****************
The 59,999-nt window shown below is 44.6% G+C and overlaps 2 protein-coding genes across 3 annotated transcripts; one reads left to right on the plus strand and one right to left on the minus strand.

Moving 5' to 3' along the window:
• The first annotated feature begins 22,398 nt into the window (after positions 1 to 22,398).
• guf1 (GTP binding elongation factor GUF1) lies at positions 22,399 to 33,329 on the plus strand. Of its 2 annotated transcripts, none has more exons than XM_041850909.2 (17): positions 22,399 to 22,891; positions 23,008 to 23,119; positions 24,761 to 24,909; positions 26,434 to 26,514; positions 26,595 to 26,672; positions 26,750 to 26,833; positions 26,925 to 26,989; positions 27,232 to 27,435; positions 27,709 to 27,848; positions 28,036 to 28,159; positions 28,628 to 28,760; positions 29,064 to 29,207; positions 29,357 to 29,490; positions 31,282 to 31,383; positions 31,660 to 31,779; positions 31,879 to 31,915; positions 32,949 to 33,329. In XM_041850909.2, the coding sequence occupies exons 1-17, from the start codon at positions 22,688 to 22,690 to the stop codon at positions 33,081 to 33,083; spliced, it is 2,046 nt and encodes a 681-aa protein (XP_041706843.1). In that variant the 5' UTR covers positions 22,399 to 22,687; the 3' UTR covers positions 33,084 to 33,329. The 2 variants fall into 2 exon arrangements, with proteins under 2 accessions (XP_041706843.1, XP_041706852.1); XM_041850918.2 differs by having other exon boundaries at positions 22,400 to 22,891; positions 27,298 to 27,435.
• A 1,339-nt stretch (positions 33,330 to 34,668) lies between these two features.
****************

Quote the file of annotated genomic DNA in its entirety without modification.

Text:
The 59,999-nt window shown below is 44.6% G+C and overlaps 2 protein-coding genes across 3 annotated transcripts; one reads left to right on the plus strand and one right to left on the minus strand.

Moving 5' to 3' along the window:
• The first annotated feature begins 22,398 nt into the window (after positions 1 to 22,398).
• guf1 (GTP binding elongation factor GUF1) lies at positions 22,399 to 33,329 on the plus strand. Of its 2 annotated transcripts, none has more exons than XM_041850909.2 (17): positions 22,399 to 22,891; positions 23,008 to 23,119; positions 24,761 to 24,909; positions 26,434 to 26,514; positions 26,595 to 26,672; positions 26,750 to 26,833; positions 26,925 to 26,989; positions 27,232 to 27,435; positions 27,709 to 27,848; positions 28,036 to 28,159; positions 28,628 to 28,760; positions 29,064 to 29,207; positions 29,357 to 29,490; positions 31,282 to 31,383; positions 31,660 to 31,779; positions 31,879 to 31,915; positions 32,949 to 33,329. In XM_041850909.2, the coding sequence occupies exons 1-17, from the start codon at positions 22,688 to 22,690 to the stop codon at positions 33,081 to 33,083; spliced, it is 2,046 nt and encodes a 681-aa protein (XP_041706843.1). In that variant the 5' UTR covers positions 22,399 to 22,687; the 3' UTR covers positions 33,084 to 33,329. The 2 variants fall into 2 exon arrangements, with proteins under 2 accessions (XP_041706843.1, XP_041706852.1); XM_041850918.2 differs by having other exon boundaries at positions 22,400 to 22,891; positions 27,298 to 27,435.
• A 1,339-nt stretch (positions 33,330 to 34,668) lies between these two features.